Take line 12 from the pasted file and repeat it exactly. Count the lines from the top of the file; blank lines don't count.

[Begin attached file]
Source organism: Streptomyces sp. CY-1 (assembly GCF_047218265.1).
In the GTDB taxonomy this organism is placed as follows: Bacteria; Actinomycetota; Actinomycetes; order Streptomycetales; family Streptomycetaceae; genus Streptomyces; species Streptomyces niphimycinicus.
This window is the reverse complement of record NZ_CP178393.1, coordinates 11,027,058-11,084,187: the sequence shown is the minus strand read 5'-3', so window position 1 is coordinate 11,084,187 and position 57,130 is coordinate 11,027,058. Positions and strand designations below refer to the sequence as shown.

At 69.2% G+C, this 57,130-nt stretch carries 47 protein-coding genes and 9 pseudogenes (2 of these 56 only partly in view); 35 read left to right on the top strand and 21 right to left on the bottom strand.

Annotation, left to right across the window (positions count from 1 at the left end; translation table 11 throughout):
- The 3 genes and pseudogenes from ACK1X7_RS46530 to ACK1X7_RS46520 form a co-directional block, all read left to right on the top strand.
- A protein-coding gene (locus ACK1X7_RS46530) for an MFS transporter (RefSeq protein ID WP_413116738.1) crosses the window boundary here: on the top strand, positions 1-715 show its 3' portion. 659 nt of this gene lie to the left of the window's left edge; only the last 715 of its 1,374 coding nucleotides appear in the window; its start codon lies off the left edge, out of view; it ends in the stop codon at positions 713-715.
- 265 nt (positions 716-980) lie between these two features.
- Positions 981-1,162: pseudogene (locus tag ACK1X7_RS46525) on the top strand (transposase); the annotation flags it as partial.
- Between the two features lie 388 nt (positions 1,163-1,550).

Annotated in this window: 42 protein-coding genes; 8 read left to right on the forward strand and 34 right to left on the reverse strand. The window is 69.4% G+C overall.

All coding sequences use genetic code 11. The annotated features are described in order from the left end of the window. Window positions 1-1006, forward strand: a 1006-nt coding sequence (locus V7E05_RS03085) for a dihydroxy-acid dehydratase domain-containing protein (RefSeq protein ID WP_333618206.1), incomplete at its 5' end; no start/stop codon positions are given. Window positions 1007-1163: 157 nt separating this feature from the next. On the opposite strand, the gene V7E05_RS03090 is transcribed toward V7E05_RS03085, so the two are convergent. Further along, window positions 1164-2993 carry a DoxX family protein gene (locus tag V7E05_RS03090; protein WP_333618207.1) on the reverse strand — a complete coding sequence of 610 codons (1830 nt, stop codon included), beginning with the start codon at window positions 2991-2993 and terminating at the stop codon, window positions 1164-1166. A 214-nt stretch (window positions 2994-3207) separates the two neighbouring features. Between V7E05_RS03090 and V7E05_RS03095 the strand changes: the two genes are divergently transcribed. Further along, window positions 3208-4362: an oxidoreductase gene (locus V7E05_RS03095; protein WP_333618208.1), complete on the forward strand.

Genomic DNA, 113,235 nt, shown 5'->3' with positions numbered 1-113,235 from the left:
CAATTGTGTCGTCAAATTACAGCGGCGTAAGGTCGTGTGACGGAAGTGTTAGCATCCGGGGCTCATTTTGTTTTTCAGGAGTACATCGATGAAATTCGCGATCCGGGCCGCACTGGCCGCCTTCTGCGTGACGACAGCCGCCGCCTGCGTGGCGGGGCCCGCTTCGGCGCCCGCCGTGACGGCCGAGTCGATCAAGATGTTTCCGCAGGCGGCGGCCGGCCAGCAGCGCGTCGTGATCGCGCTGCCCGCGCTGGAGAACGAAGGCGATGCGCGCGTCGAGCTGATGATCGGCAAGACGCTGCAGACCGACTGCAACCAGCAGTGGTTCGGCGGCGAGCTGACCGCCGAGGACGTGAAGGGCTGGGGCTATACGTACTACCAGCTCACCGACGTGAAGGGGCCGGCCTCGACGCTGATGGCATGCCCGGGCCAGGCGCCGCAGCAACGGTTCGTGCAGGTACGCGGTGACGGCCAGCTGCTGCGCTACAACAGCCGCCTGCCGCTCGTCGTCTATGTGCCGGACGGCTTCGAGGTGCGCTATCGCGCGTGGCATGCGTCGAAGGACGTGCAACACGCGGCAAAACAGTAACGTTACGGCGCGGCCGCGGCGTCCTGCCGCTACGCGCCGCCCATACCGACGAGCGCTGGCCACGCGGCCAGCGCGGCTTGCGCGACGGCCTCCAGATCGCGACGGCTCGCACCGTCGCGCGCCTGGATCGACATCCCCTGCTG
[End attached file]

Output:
All coding sequences use genetic code 11. The annotated features are described in order from the left end of the window. Window positions 1-1006, forward strand: a 1006-nt coding sequence (locus V7E05_RS03085) for a dihydroxy-acid dehydratase domain-containing protein (RefSeq protein ID WP_333618206.1), incomplete at its 5' end; no start/stop codon positions are given. Window positions 1007-1163: 157 nt separating this feature from the next. On the opposite strand, the gene V7E05_RS03090 is transcribed toward V7E05_RS03085, so the two are convergent. Further along, window positions 1164-2993 carry a DoxX family protein gene (locus tag V7E05_RS03090; protein WP_333618207.1) on the reverse strand — a complete coding sequence of 610 codons (1830 nt, stop codon included), beginning with the start codon at window positions 2991-2993 and terminating at the stop codon, window positions 1164-1166. A 214-nt stretch (window positions 2994-3207) separates the two neighbouring features. Between V7E05_RS03090 and V7E05_RS03095 the strand changes: the two genes are divergently transcribed. Further along, window positions 3208-4362: an oxidoreductase gene (locus V7E05_RS03095; protein WP_333618208.1), complete on the forward strand.